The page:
Missed Child Support Payments Impacts the Child

Her daughter, now 52 years old, reflects on the negative impact of the past due child support payments.

She said, “It was a challenge for me because mom was always working, always had to support us so she was never around. That was hard.”

Toni discovered that Donald had moved back to the US and was living in Oregon. He owned a house and a boat.

She located her old court papers. She notified Donald that he owed her $153,090 in back child support, interest and attorney fees. Donald has agreed to pay.

Statute of Limitations for Child Support

There is no statute of limitations for child support in California. The Maryland statute of limitations is 3 years to bring a contempt action.  If there is a written agreement under seal to pay child support, you have 12 years from the date the payment is due to sue.  You can also ask the court for a judgment for back child support.  The judgment lasts for twelve years and it s renewable.  It also accrues interest at 10% per year.

 

Wrong Ways to Respond to a Divorce Settlement Offer

Settling your divorce case out of court is almost always better than a divorce trial.  Knowing how to respond to a divorce settlement offer is important.

Many people don’t know how to use principled negotiation techniques to reach a divorce settlement. Here are some examples of the wrong way to respond to an offer:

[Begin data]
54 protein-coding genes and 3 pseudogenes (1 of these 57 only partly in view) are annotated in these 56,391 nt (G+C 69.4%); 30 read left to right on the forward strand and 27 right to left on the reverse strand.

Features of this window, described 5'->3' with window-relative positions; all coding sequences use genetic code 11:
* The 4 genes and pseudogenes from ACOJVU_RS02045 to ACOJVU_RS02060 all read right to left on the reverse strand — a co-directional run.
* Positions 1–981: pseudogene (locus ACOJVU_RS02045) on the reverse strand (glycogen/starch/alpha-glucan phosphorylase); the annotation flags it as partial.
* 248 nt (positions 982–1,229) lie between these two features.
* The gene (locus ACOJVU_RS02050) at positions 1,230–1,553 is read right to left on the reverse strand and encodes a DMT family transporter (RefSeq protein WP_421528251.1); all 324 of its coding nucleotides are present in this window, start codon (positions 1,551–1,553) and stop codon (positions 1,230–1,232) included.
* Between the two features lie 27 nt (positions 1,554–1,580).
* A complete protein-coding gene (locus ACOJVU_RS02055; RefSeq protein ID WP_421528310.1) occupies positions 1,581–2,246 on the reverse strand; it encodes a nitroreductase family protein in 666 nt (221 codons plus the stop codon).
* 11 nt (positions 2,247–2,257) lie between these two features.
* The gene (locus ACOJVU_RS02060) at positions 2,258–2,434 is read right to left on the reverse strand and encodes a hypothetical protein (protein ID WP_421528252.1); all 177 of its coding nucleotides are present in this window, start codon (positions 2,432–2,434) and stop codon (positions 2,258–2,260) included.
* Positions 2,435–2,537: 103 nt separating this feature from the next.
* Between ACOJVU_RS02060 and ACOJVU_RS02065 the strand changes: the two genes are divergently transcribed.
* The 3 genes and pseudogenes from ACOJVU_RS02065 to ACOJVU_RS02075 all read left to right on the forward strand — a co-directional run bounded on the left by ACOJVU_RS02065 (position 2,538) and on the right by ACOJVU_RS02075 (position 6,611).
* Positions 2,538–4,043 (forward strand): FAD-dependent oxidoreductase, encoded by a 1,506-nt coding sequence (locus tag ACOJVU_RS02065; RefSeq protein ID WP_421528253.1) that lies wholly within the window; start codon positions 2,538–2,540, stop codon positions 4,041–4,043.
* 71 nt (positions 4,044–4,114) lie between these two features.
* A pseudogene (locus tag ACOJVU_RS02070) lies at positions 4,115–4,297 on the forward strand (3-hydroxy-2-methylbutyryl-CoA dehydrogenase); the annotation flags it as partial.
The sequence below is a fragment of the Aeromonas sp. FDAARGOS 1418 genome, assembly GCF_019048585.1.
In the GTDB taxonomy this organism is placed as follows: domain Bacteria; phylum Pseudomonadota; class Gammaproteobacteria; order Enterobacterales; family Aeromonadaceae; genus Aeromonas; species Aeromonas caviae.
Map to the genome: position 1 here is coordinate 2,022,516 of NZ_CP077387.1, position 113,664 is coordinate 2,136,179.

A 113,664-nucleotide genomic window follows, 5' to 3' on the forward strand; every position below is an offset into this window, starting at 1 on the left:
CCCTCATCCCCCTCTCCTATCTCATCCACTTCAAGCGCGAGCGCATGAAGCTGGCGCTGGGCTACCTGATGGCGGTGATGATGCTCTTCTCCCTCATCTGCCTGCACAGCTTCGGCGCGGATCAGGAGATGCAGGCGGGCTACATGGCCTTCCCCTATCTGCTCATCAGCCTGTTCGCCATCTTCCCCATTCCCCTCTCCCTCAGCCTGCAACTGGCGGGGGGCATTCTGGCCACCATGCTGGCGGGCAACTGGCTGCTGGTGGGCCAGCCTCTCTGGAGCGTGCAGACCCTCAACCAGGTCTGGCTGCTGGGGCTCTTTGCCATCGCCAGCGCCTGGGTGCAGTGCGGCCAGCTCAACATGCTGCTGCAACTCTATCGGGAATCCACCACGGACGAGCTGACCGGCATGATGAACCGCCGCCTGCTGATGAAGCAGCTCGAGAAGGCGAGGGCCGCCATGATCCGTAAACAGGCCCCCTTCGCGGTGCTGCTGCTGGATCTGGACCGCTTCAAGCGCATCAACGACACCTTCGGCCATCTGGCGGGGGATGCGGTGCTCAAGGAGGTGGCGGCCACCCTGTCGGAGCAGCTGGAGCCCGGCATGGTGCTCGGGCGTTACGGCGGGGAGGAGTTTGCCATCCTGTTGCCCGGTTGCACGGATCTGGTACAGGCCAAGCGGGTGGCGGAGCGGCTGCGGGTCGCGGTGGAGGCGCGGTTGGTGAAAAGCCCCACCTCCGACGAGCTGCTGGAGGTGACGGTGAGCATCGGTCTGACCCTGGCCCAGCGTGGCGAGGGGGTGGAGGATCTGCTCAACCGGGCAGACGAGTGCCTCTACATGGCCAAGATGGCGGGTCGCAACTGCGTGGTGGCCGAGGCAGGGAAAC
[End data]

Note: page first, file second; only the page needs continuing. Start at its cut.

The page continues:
Give an Ultimatum.

I received a response to a divorce settlement offer last week that was dead on arrival.  It said its terms were “non-negotiable”.  I have never seen that work.  Instead it closes down the settlement discussions.  The same can be said for deadlines pulling the offer, like “You have one week to say yes to this counteroffer or it is revoked forever.”  A lawyer I know expressed a better attitude when he said, “Everything I’ve got is negotiable.”

Respond Indirectly.

If you receive an offer that numbers the issues, like (1) child custody, (2) child support, and so on, don’t start your response by telling me that your spouse won’t agree to a visitation schedule. Respond in the same order, using the same numbers, and propose a visitation schedule that you want.  Save the blame for court.

Throw Out Everything.

I have received more than one letter from opposing counsel that my client‘s offer is ridiculous or unreasonable or unacceptable.   What am I supposed to do with that?  It would be more helpful for them to say which items are unacceptable and propose a counteroffer.

Go Backwards.

The purpose of negotiation to is reduce difference between offer and counteroffer until you reach a settlement.  If you are increasing the difference, you are not going anywhere.  Once you have offered alimony of $2,000 a year, it will be impossible to get your spouse to accept $1,000 a month in the next round of negotiations.

The right way to respond to an offer of settlement is through principled negotiations.  That means you respond specifically and directly only to the items in dispute, state your objections clearly, and propose compromises.